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19 August 2011


The alchemy of the contemporary garment industry, turning base fibres into fashion gold and trousering significant profits at the top end of the chain, continues to preoccupy me. Earlier this year, after one-and- a-half decades of deflation in clothing prices, the super-cheap, super-fast fashion juggernaut appeared to have come to a standstill. The reason? The price of cotton went through the roof when Pakistan’s harvests were destroyed by the floods and the cotton crop failed in parts of India.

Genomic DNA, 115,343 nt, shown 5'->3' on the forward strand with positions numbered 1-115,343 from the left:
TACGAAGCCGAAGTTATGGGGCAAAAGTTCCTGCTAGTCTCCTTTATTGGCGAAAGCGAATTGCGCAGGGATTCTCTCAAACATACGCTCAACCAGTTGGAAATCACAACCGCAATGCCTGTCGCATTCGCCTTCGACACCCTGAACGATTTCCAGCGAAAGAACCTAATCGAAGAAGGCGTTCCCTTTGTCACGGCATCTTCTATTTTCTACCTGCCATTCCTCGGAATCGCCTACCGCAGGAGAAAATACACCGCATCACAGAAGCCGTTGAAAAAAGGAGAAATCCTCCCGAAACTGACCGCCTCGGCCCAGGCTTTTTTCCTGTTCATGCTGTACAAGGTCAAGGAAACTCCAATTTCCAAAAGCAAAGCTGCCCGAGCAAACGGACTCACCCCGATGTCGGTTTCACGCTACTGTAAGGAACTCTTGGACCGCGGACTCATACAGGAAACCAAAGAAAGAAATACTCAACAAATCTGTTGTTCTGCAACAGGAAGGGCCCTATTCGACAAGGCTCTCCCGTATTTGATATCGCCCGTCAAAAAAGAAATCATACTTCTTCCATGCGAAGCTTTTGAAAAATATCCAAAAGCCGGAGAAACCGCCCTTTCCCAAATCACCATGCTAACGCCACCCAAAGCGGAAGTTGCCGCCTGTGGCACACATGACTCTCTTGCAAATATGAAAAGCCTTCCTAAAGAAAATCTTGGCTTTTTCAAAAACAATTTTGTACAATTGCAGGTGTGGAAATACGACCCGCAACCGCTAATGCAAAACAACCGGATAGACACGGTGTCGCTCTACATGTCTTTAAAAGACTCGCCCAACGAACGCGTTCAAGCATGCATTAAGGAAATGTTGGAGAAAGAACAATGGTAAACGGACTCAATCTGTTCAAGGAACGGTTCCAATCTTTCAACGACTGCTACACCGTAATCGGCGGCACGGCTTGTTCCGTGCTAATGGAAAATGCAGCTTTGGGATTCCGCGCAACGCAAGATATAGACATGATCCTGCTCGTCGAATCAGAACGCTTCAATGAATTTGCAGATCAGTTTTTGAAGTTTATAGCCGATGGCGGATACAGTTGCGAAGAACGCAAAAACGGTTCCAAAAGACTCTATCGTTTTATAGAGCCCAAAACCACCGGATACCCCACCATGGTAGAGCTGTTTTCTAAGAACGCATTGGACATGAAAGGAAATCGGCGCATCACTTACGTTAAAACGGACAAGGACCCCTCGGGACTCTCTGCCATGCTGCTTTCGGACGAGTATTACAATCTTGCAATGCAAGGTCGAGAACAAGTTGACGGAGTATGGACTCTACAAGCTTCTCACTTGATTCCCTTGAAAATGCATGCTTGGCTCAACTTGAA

Almost more than anything, it is cheap cotton, with all its attendant human rights and environmental abuses – read about cotton production abuses in the campaign section of Environmental Justice Foundation’s site, ejfoundation.org, for a refresher course – that has powered this surfeit of cheap clothing. The global cotton trade has provided the engine for the fast, cheap fashion phenomenon described by retailers as a massive goodwill exercise for poor people and an altruistic bid to democratise style – anybody can look like Britney Spears.

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